Sudden, murderous death always reminds me of my own encounter with a gun being shoved in my face. It wasn't a stranger, but my own father. Yet, that almost doesn't matter. Violence is violence. Sudden, destructive, terrifying. It takes any sense of trust away, any sense of peace or security. That is what happened today at Virginia Tech.
I was on the treadmill at the gym when I heard the news. Immediately, I thought of my own family in Virginia. My nephew Zach was just accepted to Virginia Tech and will be going there starting in August. His girlfriend goes there now. My niece Rachel has many friends, people I have met, who attend school there as juniors and seniors. I knew my nephew Zach had a trip planned to see the love of his life and I prayed it wasn't today.
I called my sister Linda and when I couldn't get a hold of her, I called my niece Rachel. Zach's girlfriend did indeed live in the dorm that the killer first pulled the trigger. She had been warned and was safely locked in her room. I breathed a sigh of relief. Rachel went on to say that she hadn't heard from her other friends. All we could do is wait.
That is one of my underlying driving forces, my motivation so to speak, why I do what I do. I do not want anyone to die from another person's hand. I do not want any more murder. I do not want anyone killed senselessly because someone else decided another should die because they were afraid.
A young man goes on campus with a 9 mm gun supposedly because his girlfriend broke up with him. Who knows if that is true. Yet, that almost doesn't matter. What matters is a young man felt he had the right to take other people's lives because he was upset, because he was angry, because he was rejected. He thought he had that right. Why? Because he was afraid. Afraid of looking weak or feeling worthless. So to get rid of the feeling, to avoid looking like that, he took a gun and started shooting.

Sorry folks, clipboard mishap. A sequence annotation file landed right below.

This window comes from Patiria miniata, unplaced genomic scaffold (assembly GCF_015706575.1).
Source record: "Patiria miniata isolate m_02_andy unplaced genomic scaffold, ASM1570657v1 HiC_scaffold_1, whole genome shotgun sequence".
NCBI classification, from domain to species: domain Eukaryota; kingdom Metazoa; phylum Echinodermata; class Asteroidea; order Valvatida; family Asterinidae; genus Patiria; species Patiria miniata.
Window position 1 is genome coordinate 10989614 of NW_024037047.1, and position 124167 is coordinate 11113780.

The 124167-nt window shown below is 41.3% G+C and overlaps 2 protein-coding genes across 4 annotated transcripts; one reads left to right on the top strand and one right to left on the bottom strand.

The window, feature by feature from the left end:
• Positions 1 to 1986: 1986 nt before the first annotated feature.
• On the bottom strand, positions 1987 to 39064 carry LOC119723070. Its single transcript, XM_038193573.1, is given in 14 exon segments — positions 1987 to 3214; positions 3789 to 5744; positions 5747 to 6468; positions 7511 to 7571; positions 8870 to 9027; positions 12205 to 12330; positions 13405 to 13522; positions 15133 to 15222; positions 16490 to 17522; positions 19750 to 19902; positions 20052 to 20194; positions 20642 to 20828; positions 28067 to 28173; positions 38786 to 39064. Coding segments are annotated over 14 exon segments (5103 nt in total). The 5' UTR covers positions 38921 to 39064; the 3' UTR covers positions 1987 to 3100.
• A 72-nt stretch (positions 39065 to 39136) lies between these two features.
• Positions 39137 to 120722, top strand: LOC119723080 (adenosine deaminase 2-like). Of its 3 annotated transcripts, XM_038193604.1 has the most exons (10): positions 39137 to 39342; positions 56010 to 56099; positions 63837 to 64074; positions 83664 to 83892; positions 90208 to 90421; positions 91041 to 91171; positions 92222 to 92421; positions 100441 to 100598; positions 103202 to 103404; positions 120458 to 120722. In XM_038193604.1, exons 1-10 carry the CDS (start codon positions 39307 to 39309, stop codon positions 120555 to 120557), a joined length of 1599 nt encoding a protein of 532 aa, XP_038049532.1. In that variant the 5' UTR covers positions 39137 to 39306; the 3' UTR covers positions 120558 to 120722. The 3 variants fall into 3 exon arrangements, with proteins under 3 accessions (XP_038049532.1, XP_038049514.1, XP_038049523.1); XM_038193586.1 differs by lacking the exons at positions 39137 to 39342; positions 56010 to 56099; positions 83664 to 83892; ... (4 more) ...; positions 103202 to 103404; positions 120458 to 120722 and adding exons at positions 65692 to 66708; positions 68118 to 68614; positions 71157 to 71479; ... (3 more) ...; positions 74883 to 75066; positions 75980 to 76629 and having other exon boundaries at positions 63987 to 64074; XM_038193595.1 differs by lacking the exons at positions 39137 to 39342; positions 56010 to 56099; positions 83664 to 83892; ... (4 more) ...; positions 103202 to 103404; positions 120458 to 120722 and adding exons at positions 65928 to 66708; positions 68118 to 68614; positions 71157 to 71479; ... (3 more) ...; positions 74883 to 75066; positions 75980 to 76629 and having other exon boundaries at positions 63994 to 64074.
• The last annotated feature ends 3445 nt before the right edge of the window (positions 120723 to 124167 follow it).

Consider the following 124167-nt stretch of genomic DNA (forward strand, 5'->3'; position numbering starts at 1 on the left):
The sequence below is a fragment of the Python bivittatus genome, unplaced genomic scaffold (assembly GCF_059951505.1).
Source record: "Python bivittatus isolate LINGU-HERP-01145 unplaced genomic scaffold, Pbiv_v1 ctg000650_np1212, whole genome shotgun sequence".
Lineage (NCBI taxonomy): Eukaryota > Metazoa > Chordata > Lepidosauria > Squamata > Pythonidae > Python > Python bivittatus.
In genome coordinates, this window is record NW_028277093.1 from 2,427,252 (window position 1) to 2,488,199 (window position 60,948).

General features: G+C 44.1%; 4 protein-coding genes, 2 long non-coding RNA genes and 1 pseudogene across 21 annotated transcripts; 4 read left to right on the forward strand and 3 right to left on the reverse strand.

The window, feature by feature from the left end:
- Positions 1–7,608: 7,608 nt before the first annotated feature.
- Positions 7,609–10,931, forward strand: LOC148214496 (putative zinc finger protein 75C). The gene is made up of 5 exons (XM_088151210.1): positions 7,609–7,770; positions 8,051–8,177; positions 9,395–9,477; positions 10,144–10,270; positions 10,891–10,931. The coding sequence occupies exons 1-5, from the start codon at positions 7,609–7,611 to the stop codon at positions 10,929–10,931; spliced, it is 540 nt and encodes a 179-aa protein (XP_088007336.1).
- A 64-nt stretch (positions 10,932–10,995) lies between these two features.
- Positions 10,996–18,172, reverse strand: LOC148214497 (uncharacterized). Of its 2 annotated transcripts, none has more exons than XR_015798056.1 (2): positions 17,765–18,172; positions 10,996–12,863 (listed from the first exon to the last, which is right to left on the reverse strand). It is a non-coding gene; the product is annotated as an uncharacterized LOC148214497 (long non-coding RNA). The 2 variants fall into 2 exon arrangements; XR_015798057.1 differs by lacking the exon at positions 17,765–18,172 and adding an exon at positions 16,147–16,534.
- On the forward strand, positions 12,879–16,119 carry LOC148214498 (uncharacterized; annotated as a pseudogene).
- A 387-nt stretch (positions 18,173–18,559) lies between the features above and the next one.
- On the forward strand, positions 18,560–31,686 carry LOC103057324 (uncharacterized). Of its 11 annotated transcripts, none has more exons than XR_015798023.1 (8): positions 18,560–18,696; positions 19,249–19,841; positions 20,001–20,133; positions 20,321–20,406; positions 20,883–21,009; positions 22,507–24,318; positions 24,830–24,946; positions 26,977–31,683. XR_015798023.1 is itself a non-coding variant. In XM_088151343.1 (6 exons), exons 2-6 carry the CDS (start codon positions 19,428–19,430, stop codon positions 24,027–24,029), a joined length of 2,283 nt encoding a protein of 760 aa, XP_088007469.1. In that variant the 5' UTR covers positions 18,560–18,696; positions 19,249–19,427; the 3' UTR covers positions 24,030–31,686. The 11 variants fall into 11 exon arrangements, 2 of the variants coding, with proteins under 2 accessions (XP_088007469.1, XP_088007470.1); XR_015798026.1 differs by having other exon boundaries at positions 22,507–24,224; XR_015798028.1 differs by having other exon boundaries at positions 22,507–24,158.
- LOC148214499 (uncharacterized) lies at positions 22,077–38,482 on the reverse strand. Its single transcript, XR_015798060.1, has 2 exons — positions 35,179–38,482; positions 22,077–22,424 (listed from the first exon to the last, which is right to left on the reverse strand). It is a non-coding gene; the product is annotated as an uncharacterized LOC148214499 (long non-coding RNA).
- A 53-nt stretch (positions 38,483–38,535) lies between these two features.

How many more people have to die for us to take fear seriously? How many people have to suffer because we as a world are not willing to face the fears that drive us, that give us permission to treat each other poorly, hastily, rudely? When will we be willing to say, out loud, "I am afraid" without shame?
It makes no sense because we as rational people think we would never pull a trigger to get rid of our own pain. Yet, we kick the dog because we hate our jobs. We yell at our spouse because we don't know how to communicate our needs because we can barely identify them ourselves. Heck, most of the time we don't know what we feel. There is road rage and cheating on exams and ruining anothers career in order so we may get ahead. Now, I am in no way comparing those behaviors to pulling the trigger and killing 32 innocent people. Yet, it has the same flavor, the same taste, the same fear.
When are we going to quit killing ourselves, killing each other, killing our spirits? When are we going to be willing to take a cold, hard look at how fear plays a game with our hearts and minds? When are we going to say "ENOUGH FEAR"? When?
Today, I pray for each person who was in any way affected by this tragedy. I pray for all people every where who are moved and in pain because of what they witnessed personally or saw on TV. I pray that this country, and this world, finally decides to face their fears so we can see when someone is in fear and do something about it. I pray for peace, for love, for unity. I pray for each of us to be free of fear.
We all know this probably wasn't the first time this young man became violent. Perhaps it was never to this extreme but somewhere inside of him this was brewing. Why didn't we see it? Why couldn't we stop it? Why? Maybe he was really good at hiding it. Maybe if I was standing right next to him I would never have suspected. Maybe....but someone knew. But we are so afraid we don't know what to do with someone else's fears. We don't know what to do. We weren't trained in how to deal with fear.
I understand. Neither was I. My father killed because he was afraid. My mother stayed, and eventually was on the other end of the gun, because she was afraid. I did a lot of horrible things, things I thought I would never do, because I was afraid. I am sure you have to.
I vow, right here and now, to end the fear that breeds violence and hate. I vow to stop the killing of spirit, of heart, of mind, of each other. I vow to value love over fear and freedom over safety.
I send prayers, and love, and healing. I send light and hope. I send peace. I send grace. I send the energy of all that is good and pure and kind. I send it all and surround Virginia Tech, our country and the world with these prayers. And I pray that this moment wakes us up to our part in breeding fear by avoiding the hard choices of freedom.
May they not die in vain.